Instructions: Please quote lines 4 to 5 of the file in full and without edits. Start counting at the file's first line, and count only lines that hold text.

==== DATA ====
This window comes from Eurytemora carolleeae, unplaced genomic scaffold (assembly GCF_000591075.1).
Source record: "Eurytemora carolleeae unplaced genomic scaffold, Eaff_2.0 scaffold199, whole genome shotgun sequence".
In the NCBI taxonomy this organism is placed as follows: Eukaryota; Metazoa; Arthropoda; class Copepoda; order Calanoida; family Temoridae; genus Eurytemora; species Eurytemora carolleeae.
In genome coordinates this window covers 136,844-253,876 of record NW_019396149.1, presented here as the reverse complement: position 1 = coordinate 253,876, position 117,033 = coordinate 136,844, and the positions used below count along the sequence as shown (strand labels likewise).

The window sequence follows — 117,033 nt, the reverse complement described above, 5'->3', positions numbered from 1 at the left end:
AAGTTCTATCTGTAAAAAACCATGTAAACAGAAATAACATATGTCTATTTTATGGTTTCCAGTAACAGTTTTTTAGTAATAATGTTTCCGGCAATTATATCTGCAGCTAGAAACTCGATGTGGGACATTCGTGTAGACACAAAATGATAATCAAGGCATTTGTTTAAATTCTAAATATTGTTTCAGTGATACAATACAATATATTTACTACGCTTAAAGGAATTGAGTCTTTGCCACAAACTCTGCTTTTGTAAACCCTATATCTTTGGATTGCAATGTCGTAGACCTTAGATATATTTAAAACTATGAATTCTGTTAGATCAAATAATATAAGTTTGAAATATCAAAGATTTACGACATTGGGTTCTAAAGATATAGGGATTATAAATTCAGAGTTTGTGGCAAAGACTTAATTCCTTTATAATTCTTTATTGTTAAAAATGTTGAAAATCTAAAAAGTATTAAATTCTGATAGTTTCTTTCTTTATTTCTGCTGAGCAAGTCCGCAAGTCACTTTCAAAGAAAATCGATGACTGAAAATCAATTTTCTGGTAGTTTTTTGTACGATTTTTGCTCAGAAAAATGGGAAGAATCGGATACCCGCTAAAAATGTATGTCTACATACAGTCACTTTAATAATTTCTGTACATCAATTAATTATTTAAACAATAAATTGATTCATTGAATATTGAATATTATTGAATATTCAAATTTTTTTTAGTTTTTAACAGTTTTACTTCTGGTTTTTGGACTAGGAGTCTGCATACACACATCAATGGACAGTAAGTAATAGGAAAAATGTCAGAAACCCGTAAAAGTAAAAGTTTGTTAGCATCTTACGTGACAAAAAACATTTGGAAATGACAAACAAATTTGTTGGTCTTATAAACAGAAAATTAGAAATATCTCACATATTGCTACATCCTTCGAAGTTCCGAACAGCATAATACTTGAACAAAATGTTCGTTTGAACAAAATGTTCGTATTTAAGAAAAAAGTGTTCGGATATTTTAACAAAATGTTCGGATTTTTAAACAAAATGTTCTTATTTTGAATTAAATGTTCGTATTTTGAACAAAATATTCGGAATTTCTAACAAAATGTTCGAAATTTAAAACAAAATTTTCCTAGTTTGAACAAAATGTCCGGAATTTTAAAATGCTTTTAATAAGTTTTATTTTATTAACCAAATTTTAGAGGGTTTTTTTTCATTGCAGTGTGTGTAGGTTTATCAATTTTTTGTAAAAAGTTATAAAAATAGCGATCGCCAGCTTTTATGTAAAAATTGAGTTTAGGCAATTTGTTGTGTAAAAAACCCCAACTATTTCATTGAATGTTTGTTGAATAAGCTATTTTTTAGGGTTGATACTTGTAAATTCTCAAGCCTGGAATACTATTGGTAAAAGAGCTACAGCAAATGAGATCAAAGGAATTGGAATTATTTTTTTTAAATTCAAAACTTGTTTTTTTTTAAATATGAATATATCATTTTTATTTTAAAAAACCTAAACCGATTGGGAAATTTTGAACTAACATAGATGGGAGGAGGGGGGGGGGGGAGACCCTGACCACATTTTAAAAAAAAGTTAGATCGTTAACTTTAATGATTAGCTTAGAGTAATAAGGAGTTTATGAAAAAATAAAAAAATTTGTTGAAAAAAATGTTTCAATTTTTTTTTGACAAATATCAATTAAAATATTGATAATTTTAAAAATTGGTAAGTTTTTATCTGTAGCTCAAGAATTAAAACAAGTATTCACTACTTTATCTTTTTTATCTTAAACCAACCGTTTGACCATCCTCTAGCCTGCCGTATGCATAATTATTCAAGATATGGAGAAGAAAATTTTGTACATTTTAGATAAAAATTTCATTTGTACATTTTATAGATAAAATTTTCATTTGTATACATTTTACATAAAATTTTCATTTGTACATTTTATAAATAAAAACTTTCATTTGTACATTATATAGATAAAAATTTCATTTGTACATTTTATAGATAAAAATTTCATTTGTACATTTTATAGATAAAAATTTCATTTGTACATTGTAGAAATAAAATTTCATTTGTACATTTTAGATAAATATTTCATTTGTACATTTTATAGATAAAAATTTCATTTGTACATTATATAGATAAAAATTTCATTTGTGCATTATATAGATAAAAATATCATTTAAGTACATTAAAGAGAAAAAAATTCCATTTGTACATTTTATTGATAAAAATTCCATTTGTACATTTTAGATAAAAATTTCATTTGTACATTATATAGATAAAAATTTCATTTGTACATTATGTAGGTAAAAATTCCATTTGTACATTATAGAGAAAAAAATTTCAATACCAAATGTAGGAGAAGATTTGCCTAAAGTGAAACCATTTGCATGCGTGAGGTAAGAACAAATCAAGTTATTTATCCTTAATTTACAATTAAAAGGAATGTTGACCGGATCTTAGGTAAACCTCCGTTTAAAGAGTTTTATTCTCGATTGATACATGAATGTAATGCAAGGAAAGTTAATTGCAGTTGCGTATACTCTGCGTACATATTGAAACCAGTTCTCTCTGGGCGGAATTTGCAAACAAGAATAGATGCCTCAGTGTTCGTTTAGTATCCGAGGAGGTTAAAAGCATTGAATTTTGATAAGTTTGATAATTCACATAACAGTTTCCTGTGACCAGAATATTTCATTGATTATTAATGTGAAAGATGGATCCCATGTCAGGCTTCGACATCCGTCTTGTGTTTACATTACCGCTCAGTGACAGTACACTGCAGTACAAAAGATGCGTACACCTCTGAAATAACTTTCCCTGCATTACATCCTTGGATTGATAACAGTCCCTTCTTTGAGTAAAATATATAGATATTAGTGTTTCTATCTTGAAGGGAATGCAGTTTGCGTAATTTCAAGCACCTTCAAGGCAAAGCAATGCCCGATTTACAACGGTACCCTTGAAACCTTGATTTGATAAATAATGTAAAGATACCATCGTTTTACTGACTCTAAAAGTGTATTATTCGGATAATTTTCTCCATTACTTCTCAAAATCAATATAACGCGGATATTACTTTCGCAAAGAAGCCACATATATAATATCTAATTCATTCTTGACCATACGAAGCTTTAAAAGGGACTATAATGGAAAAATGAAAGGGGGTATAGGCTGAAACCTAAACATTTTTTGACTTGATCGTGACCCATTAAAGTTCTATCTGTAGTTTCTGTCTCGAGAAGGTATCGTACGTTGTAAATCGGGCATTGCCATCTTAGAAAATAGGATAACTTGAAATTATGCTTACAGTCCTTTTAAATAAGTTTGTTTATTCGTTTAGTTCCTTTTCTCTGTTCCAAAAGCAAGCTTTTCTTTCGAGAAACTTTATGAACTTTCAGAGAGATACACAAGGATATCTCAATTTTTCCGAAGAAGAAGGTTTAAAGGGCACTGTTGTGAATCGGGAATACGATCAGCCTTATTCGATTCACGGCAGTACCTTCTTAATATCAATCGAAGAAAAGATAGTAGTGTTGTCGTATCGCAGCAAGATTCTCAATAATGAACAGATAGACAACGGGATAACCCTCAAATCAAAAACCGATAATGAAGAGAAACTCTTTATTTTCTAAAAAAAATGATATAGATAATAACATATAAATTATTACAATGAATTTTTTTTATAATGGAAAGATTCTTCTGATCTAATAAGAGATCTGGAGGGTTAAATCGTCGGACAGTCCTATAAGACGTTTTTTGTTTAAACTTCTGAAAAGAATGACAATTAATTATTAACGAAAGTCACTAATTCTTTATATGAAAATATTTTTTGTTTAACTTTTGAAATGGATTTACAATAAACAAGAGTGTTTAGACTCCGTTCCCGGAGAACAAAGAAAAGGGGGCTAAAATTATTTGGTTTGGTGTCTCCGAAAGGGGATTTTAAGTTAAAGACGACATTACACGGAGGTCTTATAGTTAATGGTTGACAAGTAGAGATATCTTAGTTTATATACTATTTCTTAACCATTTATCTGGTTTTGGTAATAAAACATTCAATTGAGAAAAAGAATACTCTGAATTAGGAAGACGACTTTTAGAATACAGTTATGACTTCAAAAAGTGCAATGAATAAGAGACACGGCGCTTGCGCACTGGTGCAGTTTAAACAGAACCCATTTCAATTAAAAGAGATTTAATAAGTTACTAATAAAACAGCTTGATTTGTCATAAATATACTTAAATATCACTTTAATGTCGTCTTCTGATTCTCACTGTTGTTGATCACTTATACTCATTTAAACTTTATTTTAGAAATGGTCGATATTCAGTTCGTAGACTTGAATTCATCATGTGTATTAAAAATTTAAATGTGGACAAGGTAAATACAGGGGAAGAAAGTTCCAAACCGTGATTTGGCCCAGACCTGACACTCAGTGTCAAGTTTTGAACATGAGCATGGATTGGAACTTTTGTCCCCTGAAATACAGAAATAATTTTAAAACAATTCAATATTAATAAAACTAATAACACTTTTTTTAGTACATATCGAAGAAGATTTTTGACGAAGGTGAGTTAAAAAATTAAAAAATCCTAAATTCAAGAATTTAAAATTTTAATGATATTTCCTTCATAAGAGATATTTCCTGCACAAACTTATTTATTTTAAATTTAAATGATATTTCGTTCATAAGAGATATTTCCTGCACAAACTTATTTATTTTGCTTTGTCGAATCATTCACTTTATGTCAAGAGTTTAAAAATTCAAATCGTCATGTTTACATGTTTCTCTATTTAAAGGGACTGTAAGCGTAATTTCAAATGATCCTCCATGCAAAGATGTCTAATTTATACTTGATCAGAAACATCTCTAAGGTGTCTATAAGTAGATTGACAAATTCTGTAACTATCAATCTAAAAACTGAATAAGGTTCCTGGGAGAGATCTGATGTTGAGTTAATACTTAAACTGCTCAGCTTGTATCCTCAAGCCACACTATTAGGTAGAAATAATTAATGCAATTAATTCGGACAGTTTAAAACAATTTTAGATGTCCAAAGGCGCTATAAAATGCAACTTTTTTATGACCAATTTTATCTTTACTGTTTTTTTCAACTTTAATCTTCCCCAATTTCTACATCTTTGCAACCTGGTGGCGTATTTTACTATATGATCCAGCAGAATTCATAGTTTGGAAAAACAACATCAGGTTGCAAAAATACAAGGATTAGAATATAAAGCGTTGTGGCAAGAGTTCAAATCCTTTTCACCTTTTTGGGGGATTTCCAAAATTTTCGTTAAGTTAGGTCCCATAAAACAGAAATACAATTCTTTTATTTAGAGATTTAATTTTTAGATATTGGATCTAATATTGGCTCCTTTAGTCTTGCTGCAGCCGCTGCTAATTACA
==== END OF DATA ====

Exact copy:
In genome coordinates this window covers 136,844-253,876 of record NW_019396149.1, presented here as the reverse complement: position 1 = coordinate 253,876, position 117,033 = coordinate 136,844, and the positions used below count along the sequence as shown (strand labels likewise).

The window sequence follows — 117,033 nt, the reverse complement described above, 5'->3', positions numbered from 1 at the left end: